Eli Wiesel

Written after his passing in 2016.

For a long time I thought Eli Wiesel was my favorite author, and as such I have a hard time believing my writing could ever do his justice. He’s still one of my favorite authors, mostly for what he taught me about the power of language.

My favorite book of his that I’ve read is “The Trial of God.” It’s a play, set in the 1600s, about three traveling minstrels who spend the night in the village of Shamgorod. The inn is owned by Berish, the only remaining Jew in the village after a recent pogrom on the night of his daughter’s wedding. It’s Purim night and the minstrels should be doing their spiel, laughing and celebrating but there’s no one for whom to perform. As the night wears on, Berish derisively suggest that as a form of Purim spiel they should put God on trial.

The play is three acts. It never leaves Berish’s inn. Of the bards, one is a joker, one a wagon-driver, and the third a begger and mystic who makes cryptic but profound statements. A large chunk of the play is a verbal quarrel about who should defend god; nobody wants to take the role. The play is somehow darkly funny despite the themes, and despite the fact that it is based on an actual trial of God that Wiesel witnessed in Auschwitz. Wiesel plays with the themes of loss and faith and tragedy in a fashion that is so human, so sensitive, and so uniquely Hasidic.

Mendel (minstrel 1): You forget why we have gathered here tonight? The question remains a question: Is there no one here–or anywhere–to plead the case of the Almighty King of the universe?

(Mendel has spoken with nostalgia. Melancholy sets in)

Avremel (minstrel 2): Poor, poor King of Kings.

Yankel (minstrel 3): Feel sorry for Him? Already?

Berish: We’re heading in the wrong direction! We’re her not to pity Him but to judge Him!

Avremel: Poor King who needs His servant’s pity.

Berish: He needs it? He won’t get it! Not from me! He had no pity for me, why should I have pity for Him?

Mendel: I-who? Berish the innkeeper or Berish the prosecutor?

Berish: Berish is Berish. And I’m fed up with you! I’m an honest man, I’ve never stolen, I’ve never cheated! I’ve never humiliated anyone. I have done only good, not He. He has done me nothing but harm. And now, now you want me to feel sorry for Him? Where was He when… (catches himself and tries to sound calm) I forgot that we are playing–maybe He, too, is playing.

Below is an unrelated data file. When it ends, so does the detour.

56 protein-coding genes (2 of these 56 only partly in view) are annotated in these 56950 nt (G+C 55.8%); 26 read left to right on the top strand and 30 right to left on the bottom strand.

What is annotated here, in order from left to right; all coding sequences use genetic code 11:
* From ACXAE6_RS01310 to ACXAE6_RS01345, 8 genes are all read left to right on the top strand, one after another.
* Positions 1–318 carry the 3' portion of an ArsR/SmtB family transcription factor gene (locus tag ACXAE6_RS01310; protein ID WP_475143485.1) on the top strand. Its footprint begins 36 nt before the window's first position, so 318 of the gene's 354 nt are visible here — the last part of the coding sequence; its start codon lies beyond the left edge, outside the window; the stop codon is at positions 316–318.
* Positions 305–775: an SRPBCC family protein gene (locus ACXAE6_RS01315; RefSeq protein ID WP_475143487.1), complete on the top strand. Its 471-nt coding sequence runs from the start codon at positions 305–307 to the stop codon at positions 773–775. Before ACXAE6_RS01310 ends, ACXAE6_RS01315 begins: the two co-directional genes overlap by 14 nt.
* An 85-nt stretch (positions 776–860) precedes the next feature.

For a college essay about faith I quoted from this book and then cited a Wiesel quote that really resonated with me at the time.

You can be a Jew with God. You can be a Jew against God. But you can’t be a Jew without God.

Wiesel was my favorite author at a time that his particular blend of language and faith, but a faith that was meant to be explored and questioned and battered and hated, in a god that deserved anger and needed defense, meant everything to me.

Now my relationship to is a little more complicated; it feels like a part of a past I’m still figuring out how to embrace. But even if the messages are less immediately revelatory to me, the language, and what I learned about its power, is something I’ll forever be grateful for.

oh-one oh-two

Things I thought about today: my father, my grandmother, sinners, Daredevil, and the secular word for evil. That was all one chain of thought. 

Other things that came up: the TV show You, primarily about cliches of struggling writers in New York (nothing has ever made me want to identify as a struggling writer in New York less than watching You), vegan restaurants in Brooklyn, the cost of apple butter, and aging.

I told my father, “You might live another 40 years.” He did not seem enthused. He told me the same thing that he said back when he must have been my age now, that he did not want to live without his mind.